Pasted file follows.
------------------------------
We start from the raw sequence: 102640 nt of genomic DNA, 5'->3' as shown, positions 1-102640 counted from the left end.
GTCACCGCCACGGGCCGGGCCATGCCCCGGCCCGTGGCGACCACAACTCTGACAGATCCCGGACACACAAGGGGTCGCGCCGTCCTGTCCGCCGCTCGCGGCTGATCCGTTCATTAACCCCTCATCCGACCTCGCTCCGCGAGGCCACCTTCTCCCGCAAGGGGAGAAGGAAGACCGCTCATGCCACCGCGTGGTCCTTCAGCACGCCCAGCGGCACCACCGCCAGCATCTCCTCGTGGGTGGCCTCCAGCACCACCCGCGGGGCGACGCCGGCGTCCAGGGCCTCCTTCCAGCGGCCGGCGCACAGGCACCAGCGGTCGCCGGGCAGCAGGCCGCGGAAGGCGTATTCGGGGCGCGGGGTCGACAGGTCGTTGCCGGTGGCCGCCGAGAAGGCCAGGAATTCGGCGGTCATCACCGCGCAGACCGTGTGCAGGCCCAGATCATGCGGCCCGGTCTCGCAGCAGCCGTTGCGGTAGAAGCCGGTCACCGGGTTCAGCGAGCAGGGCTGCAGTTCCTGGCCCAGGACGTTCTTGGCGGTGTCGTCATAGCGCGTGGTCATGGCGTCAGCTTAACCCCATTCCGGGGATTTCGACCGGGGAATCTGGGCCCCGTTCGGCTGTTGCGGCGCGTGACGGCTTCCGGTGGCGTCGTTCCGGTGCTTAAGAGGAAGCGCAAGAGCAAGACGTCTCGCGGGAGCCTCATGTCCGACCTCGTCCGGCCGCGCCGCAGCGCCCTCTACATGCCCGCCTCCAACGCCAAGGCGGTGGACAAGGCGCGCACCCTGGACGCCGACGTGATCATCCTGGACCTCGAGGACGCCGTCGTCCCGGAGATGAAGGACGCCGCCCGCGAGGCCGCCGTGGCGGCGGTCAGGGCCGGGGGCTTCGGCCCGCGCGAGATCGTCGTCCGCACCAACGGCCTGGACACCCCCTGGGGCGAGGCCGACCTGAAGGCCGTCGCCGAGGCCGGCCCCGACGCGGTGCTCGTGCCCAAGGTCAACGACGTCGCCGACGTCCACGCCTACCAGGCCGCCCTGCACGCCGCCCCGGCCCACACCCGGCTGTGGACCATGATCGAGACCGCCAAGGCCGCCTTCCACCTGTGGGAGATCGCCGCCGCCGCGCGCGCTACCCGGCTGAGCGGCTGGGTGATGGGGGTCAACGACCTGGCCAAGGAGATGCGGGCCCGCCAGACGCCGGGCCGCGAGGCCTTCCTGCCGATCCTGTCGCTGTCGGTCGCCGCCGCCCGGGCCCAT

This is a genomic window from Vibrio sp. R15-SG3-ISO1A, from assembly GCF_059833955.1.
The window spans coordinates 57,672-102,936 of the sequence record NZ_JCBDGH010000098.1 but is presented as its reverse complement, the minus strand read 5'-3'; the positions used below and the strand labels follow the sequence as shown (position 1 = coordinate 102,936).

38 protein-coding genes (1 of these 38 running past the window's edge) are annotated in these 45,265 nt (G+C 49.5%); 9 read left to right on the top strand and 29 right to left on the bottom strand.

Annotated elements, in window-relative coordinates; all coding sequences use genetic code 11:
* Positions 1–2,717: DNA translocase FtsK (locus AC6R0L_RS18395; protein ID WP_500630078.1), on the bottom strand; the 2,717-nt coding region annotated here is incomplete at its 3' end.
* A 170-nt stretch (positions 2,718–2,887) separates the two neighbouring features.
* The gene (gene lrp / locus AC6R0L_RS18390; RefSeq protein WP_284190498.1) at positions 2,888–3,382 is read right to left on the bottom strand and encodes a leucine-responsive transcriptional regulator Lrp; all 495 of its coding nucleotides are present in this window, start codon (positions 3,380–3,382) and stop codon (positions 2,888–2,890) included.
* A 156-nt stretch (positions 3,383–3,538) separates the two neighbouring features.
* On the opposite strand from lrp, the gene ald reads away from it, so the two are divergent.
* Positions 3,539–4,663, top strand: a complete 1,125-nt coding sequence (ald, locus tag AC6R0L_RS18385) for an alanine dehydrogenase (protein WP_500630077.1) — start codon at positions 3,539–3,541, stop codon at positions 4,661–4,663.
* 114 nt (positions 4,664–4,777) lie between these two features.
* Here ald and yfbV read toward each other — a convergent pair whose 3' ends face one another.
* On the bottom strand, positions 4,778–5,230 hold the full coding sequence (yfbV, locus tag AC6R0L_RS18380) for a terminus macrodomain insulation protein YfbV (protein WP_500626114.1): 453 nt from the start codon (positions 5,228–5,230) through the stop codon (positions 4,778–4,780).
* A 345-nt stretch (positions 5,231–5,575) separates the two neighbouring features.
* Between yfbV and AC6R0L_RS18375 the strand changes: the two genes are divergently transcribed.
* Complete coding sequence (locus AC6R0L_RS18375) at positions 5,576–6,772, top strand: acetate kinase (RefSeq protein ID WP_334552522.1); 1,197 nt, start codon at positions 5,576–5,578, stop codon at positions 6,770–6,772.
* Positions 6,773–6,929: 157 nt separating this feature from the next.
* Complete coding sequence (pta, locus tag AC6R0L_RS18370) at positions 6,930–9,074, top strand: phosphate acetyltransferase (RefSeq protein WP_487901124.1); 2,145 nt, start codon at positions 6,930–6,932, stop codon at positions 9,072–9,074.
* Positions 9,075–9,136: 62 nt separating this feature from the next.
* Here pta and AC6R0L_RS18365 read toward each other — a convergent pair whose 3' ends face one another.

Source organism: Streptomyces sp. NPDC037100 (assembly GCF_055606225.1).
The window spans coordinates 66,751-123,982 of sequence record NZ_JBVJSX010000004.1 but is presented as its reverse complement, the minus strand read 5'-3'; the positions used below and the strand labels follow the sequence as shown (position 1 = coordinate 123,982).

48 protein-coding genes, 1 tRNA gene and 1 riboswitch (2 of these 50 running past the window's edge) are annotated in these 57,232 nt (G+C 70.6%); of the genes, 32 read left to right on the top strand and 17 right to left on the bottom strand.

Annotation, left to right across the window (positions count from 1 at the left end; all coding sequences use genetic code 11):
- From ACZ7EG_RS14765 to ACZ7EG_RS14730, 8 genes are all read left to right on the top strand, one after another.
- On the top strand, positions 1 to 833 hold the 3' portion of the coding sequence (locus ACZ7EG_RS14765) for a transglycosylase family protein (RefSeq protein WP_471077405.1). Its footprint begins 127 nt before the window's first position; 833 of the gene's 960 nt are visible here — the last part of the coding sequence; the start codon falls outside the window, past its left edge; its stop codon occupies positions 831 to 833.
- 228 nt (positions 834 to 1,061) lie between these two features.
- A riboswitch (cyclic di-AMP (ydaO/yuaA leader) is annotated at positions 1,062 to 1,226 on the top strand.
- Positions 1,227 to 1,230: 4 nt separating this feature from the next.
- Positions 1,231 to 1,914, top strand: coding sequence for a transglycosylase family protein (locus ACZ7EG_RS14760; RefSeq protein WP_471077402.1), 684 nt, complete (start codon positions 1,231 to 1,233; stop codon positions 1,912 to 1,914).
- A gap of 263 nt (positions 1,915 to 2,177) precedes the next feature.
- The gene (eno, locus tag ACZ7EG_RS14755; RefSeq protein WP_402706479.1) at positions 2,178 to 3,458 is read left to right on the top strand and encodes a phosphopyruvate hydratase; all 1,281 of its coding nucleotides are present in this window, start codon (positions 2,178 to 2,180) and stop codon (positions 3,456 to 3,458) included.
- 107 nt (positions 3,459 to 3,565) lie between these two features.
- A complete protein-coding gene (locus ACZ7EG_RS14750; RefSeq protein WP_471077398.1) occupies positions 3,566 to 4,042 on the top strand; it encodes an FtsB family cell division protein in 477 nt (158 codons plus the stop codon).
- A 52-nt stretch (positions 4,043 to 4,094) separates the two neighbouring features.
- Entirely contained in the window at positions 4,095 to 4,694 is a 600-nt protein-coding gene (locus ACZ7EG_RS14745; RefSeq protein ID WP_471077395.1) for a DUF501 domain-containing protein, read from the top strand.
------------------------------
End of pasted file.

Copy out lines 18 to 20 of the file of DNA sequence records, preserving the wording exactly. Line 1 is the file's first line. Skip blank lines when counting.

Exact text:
* Complete coding sequence (locus AC6R0L_RS18375) at positions 5,576–6,772, top strand: acetate kinase (RefSeq protein ID WP_334552522.1); 1,197 nt, start codon at positions 5,576–5,578, stop codon at positions 6,770–6,772.
* Positions 6,773–6,929: 157 nt separating this feature from the next.
* Complete coding sequence (pta, locus tag AC6R0L_RS18370) at positions 6,930–9,074, top strand: phosphate acetyltransferase (RefSeq protein WP_487901124.1); 2,145 nt, start codon at positions 6,930–6,932, stop codon at positions 9,072–9,074.